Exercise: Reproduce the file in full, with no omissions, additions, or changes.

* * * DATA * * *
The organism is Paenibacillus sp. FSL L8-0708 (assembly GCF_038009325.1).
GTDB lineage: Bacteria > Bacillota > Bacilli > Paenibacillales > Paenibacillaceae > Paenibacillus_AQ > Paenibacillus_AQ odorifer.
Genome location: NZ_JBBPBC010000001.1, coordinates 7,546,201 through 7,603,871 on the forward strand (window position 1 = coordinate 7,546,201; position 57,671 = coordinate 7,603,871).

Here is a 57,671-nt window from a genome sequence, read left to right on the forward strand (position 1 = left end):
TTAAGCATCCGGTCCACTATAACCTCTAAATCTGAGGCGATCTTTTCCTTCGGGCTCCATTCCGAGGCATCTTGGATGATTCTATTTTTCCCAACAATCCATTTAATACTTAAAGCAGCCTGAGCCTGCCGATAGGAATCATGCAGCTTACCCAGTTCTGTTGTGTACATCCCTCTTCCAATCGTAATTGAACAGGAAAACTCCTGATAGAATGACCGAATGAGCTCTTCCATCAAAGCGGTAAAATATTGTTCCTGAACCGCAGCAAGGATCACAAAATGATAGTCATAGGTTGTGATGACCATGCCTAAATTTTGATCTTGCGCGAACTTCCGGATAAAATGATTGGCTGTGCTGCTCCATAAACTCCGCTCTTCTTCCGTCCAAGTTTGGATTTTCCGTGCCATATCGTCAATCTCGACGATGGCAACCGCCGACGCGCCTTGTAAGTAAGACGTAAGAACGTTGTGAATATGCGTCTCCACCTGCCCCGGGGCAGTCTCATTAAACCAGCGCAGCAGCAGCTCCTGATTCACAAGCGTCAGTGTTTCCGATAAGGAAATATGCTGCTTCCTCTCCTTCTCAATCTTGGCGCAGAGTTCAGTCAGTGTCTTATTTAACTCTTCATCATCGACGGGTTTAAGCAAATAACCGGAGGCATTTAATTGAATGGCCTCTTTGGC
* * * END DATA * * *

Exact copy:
The organism is Paenibacillus sp. FSL L8-0708 (assembly GCF_038009325.1).
GTDB lineage: Bacteria > Bacillota > Bacilli > Paenibacillales > Paenibacillaceae > Paenibacillus_AQ > Paenibacillus_AQ odorifer.
Genome location: NZ_JBBPBC010000001.1, coordinates 7,546,201 through 7,603,871 on the forward strand (window position 1 = coordinate 7,546,201; position 57,671 = coordinate 7,603,871).

Here is a 57,671-nt window from a genome sequence, read left to right on the forward strand (position 1 = left end):
TTAAGCATCCGGTCCACTATAACCTCTAAATCTGAGGCGATCTTTTCCTTCGGGCTCCATTCCGAGGCATCTTGGATGATTCTATTTTTCCCAACAATCCATTTAATACTTAAAGCAGCCTGAGCCTGCCGATAGGAATCATGCAGCTTACCCAGTTCTGTTGTGTACATCCCTCTTCCAATCGTAATTGAACAGGAAAACTCCTGATAGAATGACCGAATGAGCTCTTCCATCAAAGCGGTAAAATATTGTTCCTGAACCGCAGCAAGGATCACAAAATGATAGTCATAGGTTGTGATGACCATGCCTAAATTTTGATCTTGCGCGAACTTCCGGATAAAATGATTGGCTGTGCTGCTCCATAAACTCCGCTCTTCTTCCGTCCAAGTTTGGATTTTCCGTGCCATATCGTCAATCTCGACGATGGCAACCGCCGACGCGCCTTGTAAGTAAGACGTAAGAACGTTGTGAATATGCGTCTCCACCTGCCCCGGGGCAGTCTCATTAAACCAGCGCAGCAGCAGCTCCTGATTCACAAGCGTCAGTGTTTCCGATAAGGAAATATGCTGCTTCCTCTCCTTCTCAATCTTGGCGCAGAGTTCAGTCAGTGTCTTATTTAACTCTTCATCATCGACGGGTTTAAGCAAATAACCGGAGGCATTTAATTGAATGGCCTCTTTGGC